Chinese maps from the Yuan dynasty (1271–1368) label Vladivostok as Yongmingcheng (永明城; Yǒngmíngchéng).[citation needed] Since the Qing dynasty, the city has been known as Haishenwai (海參崴; Hǎishēnwăi) in Chinese, from the Manchu Haišenwai (Manchu: ᡥᠠᡳᡧᡝᠨᠸᡝᡳ; Möllendorff: Haišenwai; Abkai: Haixenwai) or 'small seaside village'.[17]

By the way, how Eurocentrist is present-day China? Here is another exhibit:

In China, Vladivostok is now officially known by the transliteration 符拉迪沃斯托克 (Fúlādíwòsītuōkè), although the historical Chinese name 海参崴 (Hǎishēnwǎi) is still often used in common parlance and outside Mainland China to refer to the city.[18][19] According to the provisions of the Chinese government, all maps published in China have to bracket the city's Chinese name.[20]

See also:

"the original inhabitants were displaced."

Posted by: rp
« on: April 13, 2022, 08:41:03 pm »

I was just watching this video on "Vladivostok":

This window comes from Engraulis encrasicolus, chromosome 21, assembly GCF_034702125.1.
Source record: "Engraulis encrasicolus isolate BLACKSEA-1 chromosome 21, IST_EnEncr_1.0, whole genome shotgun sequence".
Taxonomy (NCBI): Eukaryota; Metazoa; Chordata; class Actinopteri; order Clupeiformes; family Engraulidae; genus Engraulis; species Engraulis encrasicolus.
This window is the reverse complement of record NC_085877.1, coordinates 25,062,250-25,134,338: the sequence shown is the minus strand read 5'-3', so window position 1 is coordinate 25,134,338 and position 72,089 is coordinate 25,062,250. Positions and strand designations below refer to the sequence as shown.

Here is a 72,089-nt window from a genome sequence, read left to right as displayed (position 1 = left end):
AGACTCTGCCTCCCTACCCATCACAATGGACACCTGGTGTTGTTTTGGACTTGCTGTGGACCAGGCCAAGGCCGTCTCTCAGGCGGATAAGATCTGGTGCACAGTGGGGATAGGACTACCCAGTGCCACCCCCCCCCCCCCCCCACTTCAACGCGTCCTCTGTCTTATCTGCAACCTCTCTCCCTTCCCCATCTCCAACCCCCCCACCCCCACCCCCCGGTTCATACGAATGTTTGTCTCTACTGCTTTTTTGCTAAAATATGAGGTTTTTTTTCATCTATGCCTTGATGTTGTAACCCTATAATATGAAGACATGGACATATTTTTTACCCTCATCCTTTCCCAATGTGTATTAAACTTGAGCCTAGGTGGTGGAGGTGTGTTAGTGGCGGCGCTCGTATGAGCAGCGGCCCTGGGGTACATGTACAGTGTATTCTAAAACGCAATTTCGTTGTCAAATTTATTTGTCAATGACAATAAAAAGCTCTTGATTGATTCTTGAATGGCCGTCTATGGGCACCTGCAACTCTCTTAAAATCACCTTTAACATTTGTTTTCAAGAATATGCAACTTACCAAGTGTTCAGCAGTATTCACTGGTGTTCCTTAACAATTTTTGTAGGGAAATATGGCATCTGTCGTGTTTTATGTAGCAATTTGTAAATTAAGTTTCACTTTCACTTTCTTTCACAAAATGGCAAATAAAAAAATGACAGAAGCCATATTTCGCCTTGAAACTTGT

You would think that the ethnic makeup of the residents would at least have some "Asiatic" admixture, given that the town borders China, and that this would be reflected in the phenotypes. But no; the demographics seem to be monoethnically "White", which suggests that the original inhabitants were displaced.
Posted by: 90sRetroFan
« on: April 04, 2022, 01:01:08 am »

Located near the southernmost point of the Liaodong Peninsula, the city of Dalian came under the territorial control of the Russian Empire from 1898 until that country's defeat in the Russo-Japanese War in 1905.
In 1897 Russia signed with Qing China a secret agreement for the establishment under Russian guidance of the Chinese Eastern Railway. On December 15, 1897, Russia, fearing that without decisive action it might lose its chance to seize the port of Dalian to another imperial power such as Germany, which earlier that year had taken control of Qingdao, had its fleet steam into Dalian harbor. On March 27, 1898, Russia signed the Pavlov Agreement with China, which granted Russia a 25-year lease on Dalian and Lushun and exclusive right to lay a branch of the Chinese Eastern Railway to them - what would become the South Manchurian Railway.[2] At first, the flags of both China and Russia were raised over the city, something that assuaged the anger of some local Chinese. Within a few weeks, however, the Chinese ensign was no longer flying.[3]